I know. I know.
It’s not amnesty. It’s just a bill that legalizes illegal aliens and puts them on a path to citizenship. No amnesty to see here.
Issa’s forthcoming legislation takes elements from similar legislation he introduced in December 2003, the Alien Accountability Act. The six-year period is intended to whittle down the undocumented immigrant population into several categories, such as immigrants with family ties to U.S. citizens or immigrants who want to participate in a guest-worker program.
And you know, the vast majority that want to get as much welfare as they can and bring their relatives here and get them on welfare and vote for more welfare.
I don’t think that Issa’s party. But maybe it will be.
Bringing undocumented immigrants out “of the shadows” would also help the government identify undocumented immigrants with a criminal background, who would be deported from the United States, Issa said.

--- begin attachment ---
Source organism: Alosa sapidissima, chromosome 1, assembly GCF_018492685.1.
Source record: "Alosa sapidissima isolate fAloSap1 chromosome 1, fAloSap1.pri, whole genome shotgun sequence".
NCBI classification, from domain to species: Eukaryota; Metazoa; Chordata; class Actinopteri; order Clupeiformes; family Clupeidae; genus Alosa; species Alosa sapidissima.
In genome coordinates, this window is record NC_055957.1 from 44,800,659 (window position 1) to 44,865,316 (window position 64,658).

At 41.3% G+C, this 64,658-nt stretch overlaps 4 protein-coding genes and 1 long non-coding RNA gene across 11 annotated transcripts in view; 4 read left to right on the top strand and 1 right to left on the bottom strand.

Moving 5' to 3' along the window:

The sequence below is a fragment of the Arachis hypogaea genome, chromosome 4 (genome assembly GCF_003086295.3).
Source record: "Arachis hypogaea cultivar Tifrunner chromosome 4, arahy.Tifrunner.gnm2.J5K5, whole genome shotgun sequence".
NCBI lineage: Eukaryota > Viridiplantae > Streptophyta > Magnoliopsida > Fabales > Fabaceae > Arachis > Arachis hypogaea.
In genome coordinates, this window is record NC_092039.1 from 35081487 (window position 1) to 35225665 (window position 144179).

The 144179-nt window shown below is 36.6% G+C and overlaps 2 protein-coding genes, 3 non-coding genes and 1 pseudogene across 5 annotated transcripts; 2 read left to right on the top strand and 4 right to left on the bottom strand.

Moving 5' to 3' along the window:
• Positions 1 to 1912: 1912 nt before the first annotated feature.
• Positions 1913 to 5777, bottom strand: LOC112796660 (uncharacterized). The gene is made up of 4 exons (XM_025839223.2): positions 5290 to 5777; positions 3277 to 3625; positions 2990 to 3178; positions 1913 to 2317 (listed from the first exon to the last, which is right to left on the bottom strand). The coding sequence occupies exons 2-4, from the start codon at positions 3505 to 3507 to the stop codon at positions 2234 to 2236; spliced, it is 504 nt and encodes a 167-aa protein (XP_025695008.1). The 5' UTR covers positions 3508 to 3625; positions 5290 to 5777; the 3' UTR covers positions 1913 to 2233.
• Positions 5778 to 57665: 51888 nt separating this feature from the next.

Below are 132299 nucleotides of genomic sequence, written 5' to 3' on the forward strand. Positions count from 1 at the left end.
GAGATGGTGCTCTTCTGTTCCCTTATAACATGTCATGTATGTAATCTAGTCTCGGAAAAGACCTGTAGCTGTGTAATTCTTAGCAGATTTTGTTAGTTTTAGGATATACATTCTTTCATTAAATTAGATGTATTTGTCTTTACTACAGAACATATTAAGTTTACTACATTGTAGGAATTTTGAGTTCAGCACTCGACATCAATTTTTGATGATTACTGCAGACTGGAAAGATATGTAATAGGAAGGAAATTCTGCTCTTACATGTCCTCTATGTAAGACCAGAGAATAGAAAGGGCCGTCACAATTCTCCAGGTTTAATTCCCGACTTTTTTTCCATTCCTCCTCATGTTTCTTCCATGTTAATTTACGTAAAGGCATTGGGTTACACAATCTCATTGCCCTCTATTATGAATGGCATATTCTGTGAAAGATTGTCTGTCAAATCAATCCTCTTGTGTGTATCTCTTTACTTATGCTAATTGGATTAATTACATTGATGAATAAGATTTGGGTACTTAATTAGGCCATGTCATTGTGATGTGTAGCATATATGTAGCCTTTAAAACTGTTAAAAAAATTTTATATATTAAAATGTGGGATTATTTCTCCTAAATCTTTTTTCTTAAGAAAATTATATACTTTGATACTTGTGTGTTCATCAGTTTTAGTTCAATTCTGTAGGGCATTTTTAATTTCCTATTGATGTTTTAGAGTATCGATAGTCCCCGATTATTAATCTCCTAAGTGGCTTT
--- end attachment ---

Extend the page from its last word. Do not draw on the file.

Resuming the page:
Unless the criminals stay in the shadows. Or the background checks prove to be as worthless as they have been all along. Or unless the aliens have been using five different identities.
But if we just deported illegal aliens who commit crimes and pegged funding to cities and states, particularly for law enforcement, based on whether they cooperate with deportations, the sanctuary city would vanish faster than beer for minors when Clinton threatened to hold up highway funds to Louisiana after the drinking age was struck down.
But what is this “shadows” nonsense anyway? What is the point of asking people who broke the law to come out of the shadows just to legalize their lawbreaking?
“If somebody has a nexus that would reasonably allow them to become permanent residents and American citizen, we should allow them to do that,” Issa said. He added: “Our view is that long before six years, people would be in those categories heading toward some other pathway, in a guest worker program, or of course, have left the country.”
The lawmaker added that he was in talks with a “number” of other lawmakers to sign on to the legislation, but declined to provide names.